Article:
What is The Purpose of a Newsletter?
Interacting with customers has always been a good practice in the industry. But a newsletter’s only purpose is not just to remind them of your presence.
The main purpose of a newsletter is to create call-to-action messages – and to guarantee your message is delivered to your customers by emailing them directly. In other words, you want to make your customers interested in your brand.
Thus, another purpose of a newsletter becomes visible. If your customers or visitors respond to your CTA messages, this will yield in traffic on your website. A newsletter is a great tool for your visitors to grow a habit to visit your site.
Why is a Newsletter Important for Email Marketing?
Using a newsletter has some benefits you can not find in any other marketing strategy. The first thing is that via an email you can show the character of your brand. In social media, you are expected to limit your message.
This may make your message generic. However, you can deliver messages in your own style via emails.
The second thing is emailing has been proven to be more fruitful in terms of rates of sales and visitors. People spend a good amount of time checking their email boxes. It is a place where people visit often.
Also, people claim to be more affected by emails sent to them. They are more likely to base their purchasing decisions on emails sent to them.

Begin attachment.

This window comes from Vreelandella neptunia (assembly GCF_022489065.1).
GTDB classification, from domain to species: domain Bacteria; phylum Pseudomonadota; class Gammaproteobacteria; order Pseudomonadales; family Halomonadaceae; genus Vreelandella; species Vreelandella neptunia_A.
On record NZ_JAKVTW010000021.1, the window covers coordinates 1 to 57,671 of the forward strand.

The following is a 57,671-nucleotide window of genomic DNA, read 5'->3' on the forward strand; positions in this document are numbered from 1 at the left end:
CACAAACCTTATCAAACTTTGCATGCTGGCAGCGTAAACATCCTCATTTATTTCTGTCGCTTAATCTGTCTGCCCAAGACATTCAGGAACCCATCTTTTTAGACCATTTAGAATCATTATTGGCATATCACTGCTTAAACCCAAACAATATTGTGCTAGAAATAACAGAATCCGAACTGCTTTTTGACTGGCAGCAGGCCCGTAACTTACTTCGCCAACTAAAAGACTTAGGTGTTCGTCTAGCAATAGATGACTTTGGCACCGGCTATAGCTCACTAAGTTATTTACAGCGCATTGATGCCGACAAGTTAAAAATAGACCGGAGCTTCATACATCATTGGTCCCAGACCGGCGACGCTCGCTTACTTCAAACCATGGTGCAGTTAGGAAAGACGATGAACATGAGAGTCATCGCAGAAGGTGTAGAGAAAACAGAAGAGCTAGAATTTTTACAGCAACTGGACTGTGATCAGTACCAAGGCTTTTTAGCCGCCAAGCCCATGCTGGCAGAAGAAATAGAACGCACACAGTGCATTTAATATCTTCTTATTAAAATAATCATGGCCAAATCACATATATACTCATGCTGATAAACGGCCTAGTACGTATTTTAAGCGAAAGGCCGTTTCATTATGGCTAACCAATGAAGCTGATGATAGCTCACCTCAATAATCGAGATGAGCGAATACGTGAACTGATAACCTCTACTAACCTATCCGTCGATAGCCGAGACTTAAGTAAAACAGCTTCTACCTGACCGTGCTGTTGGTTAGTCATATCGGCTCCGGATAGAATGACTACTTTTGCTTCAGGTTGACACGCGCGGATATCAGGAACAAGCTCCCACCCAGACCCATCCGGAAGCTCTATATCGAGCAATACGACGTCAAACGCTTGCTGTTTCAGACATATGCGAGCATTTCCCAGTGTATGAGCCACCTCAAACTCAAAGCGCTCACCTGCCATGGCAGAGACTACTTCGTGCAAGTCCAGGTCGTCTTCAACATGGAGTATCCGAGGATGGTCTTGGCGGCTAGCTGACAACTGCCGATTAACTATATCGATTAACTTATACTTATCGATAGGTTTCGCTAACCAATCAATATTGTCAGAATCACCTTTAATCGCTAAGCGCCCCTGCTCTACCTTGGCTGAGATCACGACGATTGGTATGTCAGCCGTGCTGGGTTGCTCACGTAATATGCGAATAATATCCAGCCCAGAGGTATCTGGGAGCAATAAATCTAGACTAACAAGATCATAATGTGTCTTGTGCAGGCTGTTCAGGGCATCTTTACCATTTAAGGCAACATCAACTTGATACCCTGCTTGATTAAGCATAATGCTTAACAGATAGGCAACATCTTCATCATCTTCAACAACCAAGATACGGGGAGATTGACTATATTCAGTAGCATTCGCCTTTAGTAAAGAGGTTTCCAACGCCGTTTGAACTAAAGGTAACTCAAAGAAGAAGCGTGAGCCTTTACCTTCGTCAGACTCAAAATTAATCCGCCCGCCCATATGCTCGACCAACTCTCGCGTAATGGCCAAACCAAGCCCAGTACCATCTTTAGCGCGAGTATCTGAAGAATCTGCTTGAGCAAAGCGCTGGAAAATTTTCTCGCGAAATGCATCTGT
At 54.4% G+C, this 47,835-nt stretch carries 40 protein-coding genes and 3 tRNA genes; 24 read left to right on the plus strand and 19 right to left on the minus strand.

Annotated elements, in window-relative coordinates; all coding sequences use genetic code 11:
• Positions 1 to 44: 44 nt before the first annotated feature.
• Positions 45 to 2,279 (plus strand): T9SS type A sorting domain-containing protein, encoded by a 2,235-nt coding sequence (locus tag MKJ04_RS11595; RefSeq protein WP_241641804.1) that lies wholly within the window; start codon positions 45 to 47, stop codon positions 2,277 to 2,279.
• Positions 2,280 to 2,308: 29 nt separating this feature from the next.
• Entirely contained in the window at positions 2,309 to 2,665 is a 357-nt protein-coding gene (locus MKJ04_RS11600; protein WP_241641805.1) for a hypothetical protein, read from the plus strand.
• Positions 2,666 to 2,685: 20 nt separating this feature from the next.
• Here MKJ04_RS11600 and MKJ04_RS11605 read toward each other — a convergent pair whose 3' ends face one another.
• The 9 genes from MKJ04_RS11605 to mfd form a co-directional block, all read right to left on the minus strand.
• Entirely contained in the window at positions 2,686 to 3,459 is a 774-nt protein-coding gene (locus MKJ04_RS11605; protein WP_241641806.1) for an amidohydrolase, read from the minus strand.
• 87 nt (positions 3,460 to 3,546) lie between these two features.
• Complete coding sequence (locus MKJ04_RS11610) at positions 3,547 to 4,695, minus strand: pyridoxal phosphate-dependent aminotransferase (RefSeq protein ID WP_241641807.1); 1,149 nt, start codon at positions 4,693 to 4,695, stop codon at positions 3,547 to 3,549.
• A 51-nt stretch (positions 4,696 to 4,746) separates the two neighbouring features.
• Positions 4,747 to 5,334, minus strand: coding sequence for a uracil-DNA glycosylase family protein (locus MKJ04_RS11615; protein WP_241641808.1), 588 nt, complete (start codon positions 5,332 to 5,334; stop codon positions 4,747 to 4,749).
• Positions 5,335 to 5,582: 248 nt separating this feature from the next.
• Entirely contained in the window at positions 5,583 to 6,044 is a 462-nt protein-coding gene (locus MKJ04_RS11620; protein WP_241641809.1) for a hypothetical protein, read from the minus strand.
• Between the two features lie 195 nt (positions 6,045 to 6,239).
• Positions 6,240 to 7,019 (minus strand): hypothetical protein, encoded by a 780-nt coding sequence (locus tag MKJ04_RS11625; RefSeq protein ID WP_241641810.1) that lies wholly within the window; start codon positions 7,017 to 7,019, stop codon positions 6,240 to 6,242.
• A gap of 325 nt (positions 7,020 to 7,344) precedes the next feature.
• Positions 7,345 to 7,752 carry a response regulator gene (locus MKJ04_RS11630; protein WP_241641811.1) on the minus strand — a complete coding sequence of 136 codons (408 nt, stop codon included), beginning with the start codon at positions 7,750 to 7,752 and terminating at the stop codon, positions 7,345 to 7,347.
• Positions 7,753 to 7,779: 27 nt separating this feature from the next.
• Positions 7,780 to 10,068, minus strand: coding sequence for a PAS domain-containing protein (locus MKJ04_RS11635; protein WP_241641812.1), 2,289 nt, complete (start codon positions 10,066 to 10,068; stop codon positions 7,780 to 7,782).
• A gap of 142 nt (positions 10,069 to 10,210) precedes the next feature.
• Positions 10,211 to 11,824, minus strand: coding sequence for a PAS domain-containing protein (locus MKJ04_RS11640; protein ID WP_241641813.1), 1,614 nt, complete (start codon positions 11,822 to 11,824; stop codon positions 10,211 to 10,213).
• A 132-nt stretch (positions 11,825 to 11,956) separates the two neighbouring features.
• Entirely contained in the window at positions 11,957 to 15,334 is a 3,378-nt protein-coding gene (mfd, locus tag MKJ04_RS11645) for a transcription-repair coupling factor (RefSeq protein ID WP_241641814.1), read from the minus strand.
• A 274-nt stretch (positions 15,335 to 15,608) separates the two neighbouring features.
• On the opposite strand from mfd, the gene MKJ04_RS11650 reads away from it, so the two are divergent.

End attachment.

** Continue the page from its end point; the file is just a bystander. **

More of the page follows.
Components of an Effective Newsletter
Catchy subject lines:
Subject lines should induce the recipient to open the email.
Consistently scheduled intervals:
Information provided in newsletters should be specific to the audience and be sent in consistent intervals.
Clear call to action:
Every newsletter should consist of the desired call-to-action to reach the goal.
Organizations need to make sure that their newsletters are mobile-responsive and optimized for tablets and smartphones to reach the best results.
Opt-out formed newsletters must be used for a subscriber to feel the freedom of unsubscription.
Offerings will not only grab consumers attention for your newsletter marketing, but also encourage them to make a purchase.
Terms and Conditions:
Effective newsletters must be informational, not sales-driven.
Few Examples of Newsletters
Spotify's newsletter contains the targeted customer's most-played songs, top artists and genres, the time they spent on Spotify, and their most active days. The email continues with a call-to-action link that customers can click on and reach a playlist made for them.
Play Station's newsletter includes the recipient’s name, the total trophies that a player has earned, and the total game-play hours. It also encourages users to keep playing!
Adidas' newsletter offers subscribers a customized language and exclusive access to the sale, just a day before it launches to the public. This tactic creates brand loyalty and increases conversions.